To start Pixxel, the founders moved to Workbench Projects, a co-working makerspace and a fab-lab located under Halasuru Metro Station in Bengaluru. They had already worked there for the hyperloop project. However, making the satellites requires a lot of money and raising capital from investors, which initially posed a big challenge for the company. Last year, with the support from friends, Ahmed went to the US and got backing from the BITS alumni network there. The company also raised an undisclosed pre-seed round of funding from GrowX Ventures, Techstars and other prominent angel investors such as Raju Reddy, Dileep Nath, and Pawan Sarda earlier this year. It also became the only Asian firm to be selected for the first batch of 10 start-ups for Los Angeles-based Techstars Starburst Space Accelerator. This gives the young entrepreneurs an early grasp of business-use cases for their satellites as well as validation from the world’s top experts from organisations such as NASA Jet Propulsion Laboratory, the United States Air Force and Lockheed Martin.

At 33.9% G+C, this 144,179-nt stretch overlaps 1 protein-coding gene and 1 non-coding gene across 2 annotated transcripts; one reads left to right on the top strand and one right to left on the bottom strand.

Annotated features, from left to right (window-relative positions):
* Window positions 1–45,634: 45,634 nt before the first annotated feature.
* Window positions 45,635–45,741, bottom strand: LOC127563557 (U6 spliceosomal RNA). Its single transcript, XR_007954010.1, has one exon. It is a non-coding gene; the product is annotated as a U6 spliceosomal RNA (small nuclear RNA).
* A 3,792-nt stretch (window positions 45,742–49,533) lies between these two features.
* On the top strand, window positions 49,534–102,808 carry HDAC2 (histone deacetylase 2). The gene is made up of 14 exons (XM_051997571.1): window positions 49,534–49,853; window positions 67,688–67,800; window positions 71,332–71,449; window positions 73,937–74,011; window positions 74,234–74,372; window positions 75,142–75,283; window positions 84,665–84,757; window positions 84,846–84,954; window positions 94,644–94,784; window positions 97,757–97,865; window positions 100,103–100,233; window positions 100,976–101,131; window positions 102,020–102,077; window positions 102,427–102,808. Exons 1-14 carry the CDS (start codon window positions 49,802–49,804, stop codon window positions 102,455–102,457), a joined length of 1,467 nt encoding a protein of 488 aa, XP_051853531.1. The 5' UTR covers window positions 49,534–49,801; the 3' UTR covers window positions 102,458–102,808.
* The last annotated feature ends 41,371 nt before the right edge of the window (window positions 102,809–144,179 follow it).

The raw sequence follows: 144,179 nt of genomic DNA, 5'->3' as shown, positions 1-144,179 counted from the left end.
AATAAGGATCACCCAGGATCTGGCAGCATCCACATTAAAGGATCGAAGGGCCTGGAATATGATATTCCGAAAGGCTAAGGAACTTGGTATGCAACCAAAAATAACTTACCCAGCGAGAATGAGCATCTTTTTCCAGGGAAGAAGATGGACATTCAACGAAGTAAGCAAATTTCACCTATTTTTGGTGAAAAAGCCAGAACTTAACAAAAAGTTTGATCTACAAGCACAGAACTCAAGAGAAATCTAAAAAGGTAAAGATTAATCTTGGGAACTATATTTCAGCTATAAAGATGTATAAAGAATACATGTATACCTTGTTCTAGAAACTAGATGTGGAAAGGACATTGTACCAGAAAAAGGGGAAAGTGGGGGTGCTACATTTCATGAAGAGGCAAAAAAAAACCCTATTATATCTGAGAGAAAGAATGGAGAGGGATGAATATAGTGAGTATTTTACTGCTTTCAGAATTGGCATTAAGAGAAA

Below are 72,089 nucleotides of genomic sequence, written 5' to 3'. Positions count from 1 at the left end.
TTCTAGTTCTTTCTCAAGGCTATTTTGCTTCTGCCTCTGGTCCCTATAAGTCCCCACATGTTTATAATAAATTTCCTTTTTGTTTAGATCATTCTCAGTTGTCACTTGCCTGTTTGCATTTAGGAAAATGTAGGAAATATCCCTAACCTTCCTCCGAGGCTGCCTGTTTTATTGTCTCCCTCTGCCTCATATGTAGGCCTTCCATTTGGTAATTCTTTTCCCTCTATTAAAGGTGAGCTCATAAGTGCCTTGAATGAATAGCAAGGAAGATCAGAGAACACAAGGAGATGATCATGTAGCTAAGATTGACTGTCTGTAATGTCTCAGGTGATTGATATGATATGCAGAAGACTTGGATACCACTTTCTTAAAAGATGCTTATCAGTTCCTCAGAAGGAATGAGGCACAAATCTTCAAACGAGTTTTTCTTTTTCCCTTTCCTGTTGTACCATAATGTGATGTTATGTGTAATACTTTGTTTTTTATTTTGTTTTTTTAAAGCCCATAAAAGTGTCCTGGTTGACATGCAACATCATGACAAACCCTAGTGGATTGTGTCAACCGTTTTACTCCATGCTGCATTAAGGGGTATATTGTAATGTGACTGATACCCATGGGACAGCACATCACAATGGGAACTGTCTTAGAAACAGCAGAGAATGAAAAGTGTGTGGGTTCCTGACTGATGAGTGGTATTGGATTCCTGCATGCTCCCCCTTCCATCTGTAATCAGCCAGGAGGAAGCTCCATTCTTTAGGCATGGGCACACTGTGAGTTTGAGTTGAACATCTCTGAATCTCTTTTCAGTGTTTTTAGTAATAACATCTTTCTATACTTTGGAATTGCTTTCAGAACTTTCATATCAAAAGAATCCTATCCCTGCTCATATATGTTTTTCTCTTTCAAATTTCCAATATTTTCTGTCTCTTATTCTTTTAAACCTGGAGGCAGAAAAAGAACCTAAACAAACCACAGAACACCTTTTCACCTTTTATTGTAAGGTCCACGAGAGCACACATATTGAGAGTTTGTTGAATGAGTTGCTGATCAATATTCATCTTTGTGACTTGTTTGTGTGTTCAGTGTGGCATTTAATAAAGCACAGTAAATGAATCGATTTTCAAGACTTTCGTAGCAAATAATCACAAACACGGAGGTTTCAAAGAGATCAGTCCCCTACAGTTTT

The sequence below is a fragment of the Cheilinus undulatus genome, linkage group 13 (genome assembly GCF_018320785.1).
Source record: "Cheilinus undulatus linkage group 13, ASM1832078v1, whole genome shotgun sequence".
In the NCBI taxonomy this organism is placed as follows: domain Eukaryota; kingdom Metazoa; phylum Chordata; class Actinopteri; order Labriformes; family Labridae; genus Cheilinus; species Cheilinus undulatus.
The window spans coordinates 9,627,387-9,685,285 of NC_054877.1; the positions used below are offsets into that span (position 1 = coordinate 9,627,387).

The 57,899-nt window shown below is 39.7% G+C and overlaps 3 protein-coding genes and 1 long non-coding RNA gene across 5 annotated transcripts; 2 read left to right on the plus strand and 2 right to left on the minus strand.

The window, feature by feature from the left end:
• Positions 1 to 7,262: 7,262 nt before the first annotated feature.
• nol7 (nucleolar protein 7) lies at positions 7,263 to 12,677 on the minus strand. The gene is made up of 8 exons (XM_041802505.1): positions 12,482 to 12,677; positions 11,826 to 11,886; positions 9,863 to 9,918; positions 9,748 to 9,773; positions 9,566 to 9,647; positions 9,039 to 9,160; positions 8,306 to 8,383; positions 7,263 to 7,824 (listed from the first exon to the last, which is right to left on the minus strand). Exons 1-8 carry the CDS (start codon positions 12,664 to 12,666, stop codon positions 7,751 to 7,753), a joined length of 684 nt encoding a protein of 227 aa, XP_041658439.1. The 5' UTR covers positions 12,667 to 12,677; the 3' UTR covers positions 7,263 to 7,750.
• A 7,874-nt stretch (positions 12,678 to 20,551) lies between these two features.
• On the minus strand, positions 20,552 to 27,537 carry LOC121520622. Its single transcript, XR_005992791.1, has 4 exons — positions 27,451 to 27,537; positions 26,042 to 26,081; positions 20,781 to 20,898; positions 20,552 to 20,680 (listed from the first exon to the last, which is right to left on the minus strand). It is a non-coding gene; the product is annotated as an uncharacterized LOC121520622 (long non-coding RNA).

Pixxel is launching its first satellite in June next year, aboard a Russian Soyuz spacecraft. By 2022, the start-up plans to have a constellation of satellites. Apart from agriculture, it is working on other applications such as providing real-time updates of movements or deformations in different regions on earth that can help forecast calamities and plan rescue operations better. It is also looking at providing near real-time alerts on oil and gas pipeline leaks, greenhouse gas emissions and oil spills.

“I have had the chance to observe Pixxel's team from the very beginning as the young team continues to impress with their speed of execution and professionalism,” says M Krishnaswamy, former programme director for IRS and Small Satellite System at Indian space agency Isro. “There is a great need for the dataset that Pixxel is creating and I am confident that they will be successful in its mission.”